Hi friends! I hope you had a lovely holiday season and a happy start to 2023! Have you taken down your decorations yet? We put up two Christmas trees and finally packed up the second one today, but already I miss the warm, cozy glow of the lights and twinkle of the ornaments. The nativity set is still up and might stay around for a little while. It is adorned with white lights and greenery, and it makes me happy to see it.
Being gifted some new-to-me types of professional watercolor paper for Christmas, it was exciting to have had a little time to play with them and learn their different characteristics. What a difference the paper makes!
The first was handmade Shizen cold-pressed, 140-lb. watercolor paper. To me, this very absorbent paper seemed more like a rough-pressed paper rather than cold pressed, but WOW, the paint settled into all the nooks and crannies and made such impressive effects. Because of the bumpy textures, indentations, tooth, and the way the light refracts on this paper, the final colors were more muted and definitely could handle a few more layers; however, this paper certainly accentuates granulating paints. That said, this paper would be perfect for landscapes, furry animals, and paintings with looser effects.
The second was a smooth handmade, 140-lb. hot pressed paper by Paul Rubens, and it contains a subtle glitter effect; if you know me, you’ll understand how happy glitter makes me! The glitter is embedded in the paper and does not rub off at all. I don’t use hot-pressed paper too often as I find it less forgiving and more suited for highly detailed paintings, but again the effects of this ultra-smooth paper were stunning and the colors more vibrant while using fewer layers of paint. This would be a great paper for ink, pen, illustrations, abstracts, and colored pencil.
I think the flamingo looks better on the hot-pressed paper but am looking forward to working with both papers in the upcoming months. Did you discover any fun artsy supplies recently? Thanks for stopping by!
We just returned from an adventurous trip to Alaska and are blessed to have visited there twice. This trip was planned for August 2020, but “you-know-what” happened and the trip was cancelled. Things seemed pretty much back to normal, but some restaurants had closed and some places were short-staffed, but that seems to be the current situation all over the U.S.
Previously I made scrapbooks of our travel adventures but stopped doing so a few years ago. When we moved last year, I realized just how many trip scrapbooks I’ve made, how much work I put into them, and how little we look at them. However, after each trip that I did not scrap, there was a feeling of disappointment and let-down because nothing was documented and because we had just a smattering of photos on our cell phones. However, I think I’ve found a happy medium.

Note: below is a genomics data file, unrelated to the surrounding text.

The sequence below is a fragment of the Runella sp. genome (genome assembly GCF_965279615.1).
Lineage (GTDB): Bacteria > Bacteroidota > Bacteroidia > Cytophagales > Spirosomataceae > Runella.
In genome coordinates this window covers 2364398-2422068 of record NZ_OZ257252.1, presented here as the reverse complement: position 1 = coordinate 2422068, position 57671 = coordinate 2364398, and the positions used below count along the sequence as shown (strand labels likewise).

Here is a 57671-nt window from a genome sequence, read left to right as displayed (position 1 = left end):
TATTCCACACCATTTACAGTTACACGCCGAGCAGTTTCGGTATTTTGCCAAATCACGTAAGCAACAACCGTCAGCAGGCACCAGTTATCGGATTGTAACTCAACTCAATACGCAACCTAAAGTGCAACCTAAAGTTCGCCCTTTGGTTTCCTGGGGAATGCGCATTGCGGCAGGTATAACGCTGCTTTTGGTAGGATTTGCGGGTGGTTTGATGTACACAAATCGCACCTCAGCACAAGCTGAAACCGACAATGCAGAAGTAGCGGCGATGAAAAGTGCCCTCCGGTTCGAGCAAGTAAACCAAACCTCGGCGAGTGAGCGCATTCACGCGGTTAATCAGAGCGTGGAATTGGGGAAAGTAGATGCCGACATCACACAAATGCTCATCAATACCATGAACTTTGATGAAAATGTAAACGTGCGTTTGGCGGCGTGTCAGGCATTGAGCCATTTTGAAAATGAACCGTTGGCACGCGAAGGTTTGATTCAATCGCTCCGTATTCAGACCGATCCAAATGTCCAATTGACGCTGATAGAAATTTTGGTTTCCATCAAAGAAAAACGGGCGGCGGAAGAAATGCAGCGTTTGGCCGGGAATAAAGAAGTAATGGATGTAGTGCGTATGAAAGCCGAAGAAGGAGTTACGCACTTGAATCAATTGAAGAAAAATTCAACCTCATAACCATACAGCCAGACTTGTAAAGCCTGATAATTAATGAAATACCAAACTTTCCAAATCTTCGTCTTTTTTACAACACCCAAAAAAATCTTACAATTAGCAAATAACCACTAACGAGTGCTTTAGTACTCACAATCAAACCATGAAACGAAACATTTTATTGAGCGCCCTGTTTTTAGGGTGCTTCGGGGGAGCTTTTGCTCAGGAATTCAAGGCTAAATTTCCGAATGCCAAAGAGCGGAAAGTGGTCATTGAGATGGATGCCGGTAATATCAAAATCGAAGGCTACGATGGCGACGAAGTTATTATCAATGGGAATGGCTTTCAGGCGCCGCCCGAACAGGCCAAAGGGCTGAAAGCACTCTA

Because it is Draw A Bird day (unofficially), here are two of the many species of birds we saw. I have always wanted to see a Puffin in its own environment, and boy were there puffins (horned and tufted)! The ravens are bold and huge and likely could feed a family of four, but that’s probably not recommended 😉
It’s joyful to remember where these quick-ish sketches (definitely not masterpieces) were created, and the plan is to feature some favorites over the next couple of weeks. Do you document your trips? What methods do you use? Take care ❤
This portrait of a bossy blue jay was a pleasure to paint: so calming and meditative, which is the exact opposite of a blue jay’s personality!
While they are known to be bullies at the feeders, they also “jeer” a loud call in order to track their mates and to warn of impending threats. When that happens, all the birds fly off and take cover.
Hearing their urgent, incessant caws gets our attention, too, and we try to figure out what all the squawking is about. Usually it is a cat or large raptor getting too close for comfort. Blue jays truly are the town criers of the avian species!
This fancy frog is a red-eyed tree frog, native to the tropics. As with most things in nature, this frog’s festive colors serve certain purposes. Its bright colors are defense mechanisms, and being green helps this amphibian blend in with leaves. If a predator spots a sleeping frog, it swoops in for a tasty meal, at which point the frog’s eyes pop open, revealing their vivid red color.
As the frog scrambles to get away, it untucks its brightly colored legs. The predator is so surprised by these sudden flashes of color that it is momentarily confused and hesitates, which gives the frog a split second to make its escape! How fascinating!
This up-close-and-personal kangaroo was photographed by my brother-in-law Don. I’m not sure I’d want to get so close to one, but hopefully he was using a zoom lens!
Kangaroos live in social groups called mobs. Males, called boomers, are twice the size of females, called flyers. Kangaroos cover more than 20 feet in a single bound and reach speeds up to 30 miles per hour. Newborn joeys are just one inch long at birth, or about the size of a grape. Isn’t that fascinating?
Nuthatches are interesting little birds to observe and easily recognized amongst all the others, especially if you see them walking/hopping DOWN the trunk of a tree. Nuthatches are the only birds to exhibit this peculiar behavior, but it is thought that they do so to search for insects and hide nuts and seeds away from other animals. Most other birds climb UP a tree, but climbing down provides a viewpoint to only a nuthatch, thereby keeping their treasured seeds safe for their next meal.
I don’t consider myself a true “birder” but surely do enjoy our local backyard birds. What is the most amusing bird you’ve ever seen? Are you are enjoying the changing of the seasons? I am, but because of Daylight Saving time, it is now dark by 6:00 PM, of which I am not a fan; at least we were able to enjoy an extra hour of time this weekend. Be well!